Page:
In New Hampshire, there's an old political saying: In Iowa, they pick corn; in New Hampshire they pick presidents.
Even allowing for home state bravado, there's much truth to that boast. In fact, Iowa's caucuses didn't start until 1976, 24 years and six presidential cycles after New Hampshire became a vital state for the rest of the nation.
Presidential primaries actually date all the way back to 1912, when 12 states held them. But they drew scant attention because party officials controlled the process and the nomination was decided at the national nominating convention. It wasn't until 1952 that the Granite State became so important to the selection process.
A write-in vote that year for World War II hero Dwight D. Eisenhower propelled Ike to the nomination and a two-term presidency.
In the 1956 primaries, a reluctant Adlai Stevenson was ultimately nominated by the Democrats, but Sen. Estes Kefauver of Tennessee showed such voter strength in New Hampshire that he wound up as Stevenson's running mate. Ike routed the Democratic ticket in November.
The 1960 primary saw young Sen. John F. Kennedy from Massachusetts win easily on the Democratic side. Vice President Richard Nixon was the easy GOP winner in a rather dull year by New Hampshire standards.
There was a turbulent battle on the GOP side in 1964. New Hampshire Republicans pulled a major surprise by writing in the name of Henry Cabot Lodge, the former U.S. senator from Massachusetts and then ambassador to South Vietnam. While Lodge's victory stunned the GOP, Sen. Barry Goldwater of Arizona captured the nomination only to be buried by Lyndon Johnson in November.
The 1968 primary came as the nation was ripped apart by demonstrations against the war in Vietnam. Johnson dropped out of the race after Sen. Eugene McCarthy of Minnesota showed voter attraction as an antiwar candidate in New Hampshire. Vice President Hubert H. Humphrey eventually won the nomination but lost to Nixon in November.
The 1972 primary featured the "crying incident" with former Maine Sen. Edmund S. Muskie who was outraged at an attack on his wife by the state's right-wing newspaper in Manchester. Muskie won but was so crippled that runnerup George McGovern secured the nomination, only to lose to Nixon in a huge landslide.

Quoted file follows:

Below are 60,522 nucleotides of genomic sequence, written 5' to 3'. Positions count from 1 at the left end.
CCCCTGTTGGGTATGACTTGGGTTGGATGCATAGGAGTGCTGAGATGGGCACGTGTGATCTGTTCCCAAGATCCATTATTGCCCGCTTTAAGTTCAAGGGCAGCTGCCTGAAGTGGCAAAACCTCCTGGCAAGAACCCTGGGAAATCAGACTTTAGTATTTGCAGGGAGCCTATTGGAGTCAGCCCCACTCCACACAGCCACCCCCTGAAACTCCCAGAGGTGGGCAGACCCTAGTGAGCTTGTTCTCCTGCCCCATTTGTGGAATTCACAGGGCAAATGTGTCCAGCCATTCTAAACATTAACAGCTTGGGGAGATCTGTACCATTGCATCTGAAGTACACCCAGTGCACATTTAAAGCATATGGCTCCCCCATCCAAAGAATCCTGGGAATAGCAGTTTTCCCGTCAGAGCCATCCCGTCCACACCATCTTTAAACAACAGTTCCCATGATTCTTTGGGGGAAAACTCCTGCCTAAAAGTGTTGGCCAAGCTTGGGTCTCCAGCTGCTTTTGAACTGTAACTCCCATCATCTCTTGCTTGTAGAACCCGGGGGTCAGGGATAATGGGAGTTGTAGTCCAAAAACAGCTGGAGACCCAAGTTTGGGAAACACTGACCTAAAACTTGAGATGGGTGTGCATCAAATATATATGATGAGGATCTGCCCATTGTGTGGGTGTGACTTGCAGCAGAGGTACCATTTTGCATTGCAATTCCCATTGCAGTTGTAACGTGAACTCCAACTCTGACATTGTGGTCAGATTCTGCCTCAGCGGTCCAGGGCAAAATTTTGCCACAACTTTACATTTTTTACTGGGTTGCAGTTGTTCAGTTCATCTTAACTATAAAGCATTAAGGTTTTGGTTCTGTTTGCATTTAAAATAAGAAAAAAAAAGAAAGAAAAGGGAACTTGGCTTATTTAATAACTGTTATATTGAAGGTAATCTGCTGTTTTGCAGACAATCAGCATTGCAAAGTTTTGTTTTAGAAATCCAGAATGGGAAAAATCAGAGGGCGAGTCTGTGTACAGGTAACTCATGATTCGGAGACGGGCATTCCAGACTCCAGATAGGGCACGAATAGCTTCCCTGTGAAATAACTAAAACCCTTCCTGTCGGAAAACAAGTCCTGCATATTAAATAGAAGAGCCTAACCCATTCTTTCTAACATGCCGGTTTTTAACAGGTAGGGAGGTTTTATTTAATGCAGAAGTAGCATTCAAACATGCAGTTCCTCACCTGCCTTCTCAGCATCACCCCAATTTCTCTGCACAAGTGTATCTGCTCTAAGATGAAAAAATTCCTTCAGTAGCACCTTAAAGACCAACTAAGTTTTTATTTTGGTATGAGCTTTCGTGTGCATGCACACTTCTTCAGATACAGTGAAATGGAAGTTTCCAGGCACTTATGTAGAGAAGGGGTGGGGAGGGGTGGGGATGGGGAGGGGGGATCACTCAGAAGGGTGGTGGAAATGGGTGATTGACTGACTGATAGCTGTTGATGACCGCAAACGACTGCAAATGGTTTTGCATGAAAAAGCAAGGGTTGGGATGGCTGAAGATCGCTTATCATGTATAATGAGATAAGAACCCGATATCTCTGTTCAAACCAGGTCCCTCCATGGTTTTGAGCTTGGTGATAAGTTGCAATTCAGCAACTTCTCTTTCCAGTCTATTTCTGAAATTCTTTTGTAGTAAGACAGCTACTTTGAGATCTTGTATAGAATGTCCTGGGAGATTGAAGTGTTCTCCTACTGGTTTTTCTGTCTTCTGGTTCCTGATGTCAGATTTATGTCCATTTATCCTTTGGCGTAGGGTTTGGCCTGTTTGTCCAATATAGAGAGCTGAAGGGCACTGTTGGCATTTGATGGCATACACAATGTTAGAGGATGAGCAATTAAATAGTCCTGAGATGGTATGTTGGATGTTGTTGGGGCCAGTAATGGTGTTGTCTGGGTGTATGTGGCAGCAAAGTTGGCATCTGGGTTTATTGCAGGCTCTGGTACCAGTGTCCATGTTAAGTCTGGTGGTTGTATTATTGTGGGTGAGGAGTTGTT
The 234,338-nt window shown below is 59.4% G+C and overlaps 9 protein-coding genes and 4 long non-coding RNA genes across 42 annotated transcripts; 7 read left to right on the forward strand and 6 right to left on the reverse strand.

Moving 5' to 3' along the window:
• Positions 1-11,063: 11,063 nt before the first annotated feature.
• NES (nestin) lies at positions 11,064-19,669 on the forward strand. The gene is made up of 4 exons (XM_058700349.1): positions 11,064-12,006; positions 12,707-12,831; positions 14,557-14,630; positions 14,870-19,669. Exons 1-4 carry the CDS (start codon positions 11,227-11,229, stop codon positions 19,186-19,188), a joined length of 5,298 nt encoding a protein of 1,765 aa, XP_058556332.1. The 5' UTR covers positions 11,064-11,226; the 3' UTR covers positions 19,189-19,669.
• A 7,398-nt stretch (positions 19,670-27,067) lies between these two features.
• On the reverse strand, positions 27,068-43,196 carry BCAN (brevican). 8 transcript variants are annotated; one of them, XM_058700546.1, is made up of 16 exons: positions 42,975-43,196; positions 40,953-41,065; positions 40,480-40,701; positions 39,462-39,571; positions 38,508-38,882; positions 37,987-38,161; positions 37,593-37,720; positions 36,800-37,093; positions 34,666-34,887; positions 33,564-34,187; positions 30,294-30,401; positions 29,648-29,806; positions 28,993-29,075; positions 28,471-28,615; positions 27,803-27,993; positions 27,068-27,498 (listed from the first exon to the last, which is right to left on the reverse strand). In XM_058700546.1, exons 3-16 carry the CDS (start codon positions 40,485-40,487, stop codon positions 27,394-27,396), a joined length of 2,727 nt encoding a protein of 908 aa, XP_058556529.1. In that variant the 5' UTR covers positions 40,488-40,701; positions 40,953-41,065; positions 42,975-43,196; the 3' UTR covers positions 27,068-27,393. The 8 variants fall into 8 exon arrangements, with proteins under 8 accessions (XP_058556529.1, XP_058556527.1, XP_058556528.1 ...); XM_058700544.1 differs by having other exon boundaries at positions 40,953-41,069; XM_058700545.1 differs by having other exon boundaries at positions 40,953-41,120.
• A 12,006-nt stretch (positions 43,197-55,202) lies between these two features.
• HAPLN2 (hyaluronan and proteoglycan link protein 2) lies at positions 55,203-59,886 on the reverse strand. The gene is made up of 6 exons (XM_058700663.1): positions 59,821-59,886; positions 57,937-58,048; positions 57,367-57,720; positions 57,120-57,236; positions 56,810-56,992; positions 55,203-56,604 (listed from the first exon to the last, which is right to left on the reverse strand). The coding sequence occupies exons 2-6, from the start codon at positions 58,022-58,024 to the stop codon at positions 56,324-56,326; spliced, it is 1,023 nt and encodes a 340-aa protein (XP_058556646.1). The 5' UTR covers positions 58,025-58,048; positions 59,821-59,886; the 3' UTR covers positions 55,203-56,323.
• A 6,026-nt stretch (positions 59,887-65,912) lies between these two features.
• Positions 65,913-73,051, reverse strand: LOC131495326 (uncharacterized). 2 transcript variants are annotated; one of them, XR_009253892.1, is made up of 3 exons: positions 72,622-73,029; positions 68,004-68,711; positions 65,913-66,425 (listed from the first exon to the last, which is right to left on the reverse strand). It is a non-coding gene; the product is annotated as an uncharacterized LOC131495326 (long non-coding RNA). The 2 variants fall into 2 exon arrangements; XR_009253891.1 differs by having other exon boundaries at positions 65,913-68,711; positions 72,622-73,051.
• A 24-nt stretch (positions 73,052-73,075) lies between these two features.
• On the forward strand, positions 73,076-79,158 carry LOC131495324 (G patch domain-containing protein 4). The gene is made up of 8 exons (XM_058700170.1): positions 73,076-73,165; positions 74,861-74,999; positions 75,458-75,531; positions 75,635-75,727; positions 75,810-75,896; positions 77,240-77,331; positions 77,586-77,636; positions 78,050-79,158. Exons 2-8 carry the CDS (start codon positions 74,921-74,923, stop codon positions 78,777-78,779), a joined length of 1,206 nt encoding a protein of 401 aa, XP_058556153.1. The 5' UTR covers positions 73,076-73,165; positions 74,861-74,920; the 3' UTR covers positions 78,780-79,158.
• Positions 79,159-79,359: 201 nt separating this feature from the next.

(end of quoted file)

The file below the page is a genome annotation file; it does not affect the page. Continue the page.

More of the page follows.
Gerald Ford was president after Nixon's resignation in 1974, but his narrow defeat of Ronald Reagan in 1976 showed a distinct weakness. Jimmy Carter prevailed on the Democratic side and won a squeaker in November.
In 1980, Reagan won the primary after being upset by George H.W. Bush in Iowa. The Democrats stayed with Carter, who was challenged by Sen. Edward M. Kennedy. Reagan won to begin his eight-year hold on the White House.
The 1984 Democratic primary illustrated how independent the voters in New Hampshire can be. Sen. Gary Hart of Colorado, who lost by a huge margin to Vice President Walter Mondale in the Iowa caucuses, won the primary and chased Mondale all the way to the convention. Reagan buried the Minnesotan in the fall.
In 1988, the elder Bush got his revenge for the embarrassment in 1980. The vice president finished a miserable third in Iowa, only to win in New Hampshire and glide to the nomination. Massachusetts Gov. Michael Dukakis was an easy winner but Bush beat him in the general election.
The elder Bush became a one-termer, at least in part, by showing a weak side in the 1992 primary. Bush won but conservative Pat Buchanan managed a surprising total while taking on a sitting president. Democrat Bill Clinton called himself "the comeback kid" after finishing second in New Hampshire and went all the way to the White House.
Sen. Bob Dole of Kansas was the GOP nominee in 1996, but only after losing to Buchanan in New Hampshire. Dole's problems made it easier for Clinton.
Finally, the 2000 primaries once again illustrated the feisty nature of New Hampshire voters. Republican George W. Bush lost decisively to Sen. John McCain of Arizona but recovered to win the nomination after beating McCain with a nasty attack and smear tactics in South Carolina. Al Gore bested Bill Bradley on the Democratic side but it was close enough to point up a vulnerability with Gore.
Now it is 2004. Bush the younger has no opposition. John Kerry is coming off an amazing upset in Iowa, while early favorite Howard Dean may be fighting for his political life. Stay tuned next Tuesday for what New Hampshire tells the rest of us. It may surprise.
John Mashek is a retired political reporter and editor in Washington who has visited New Hampshire many times.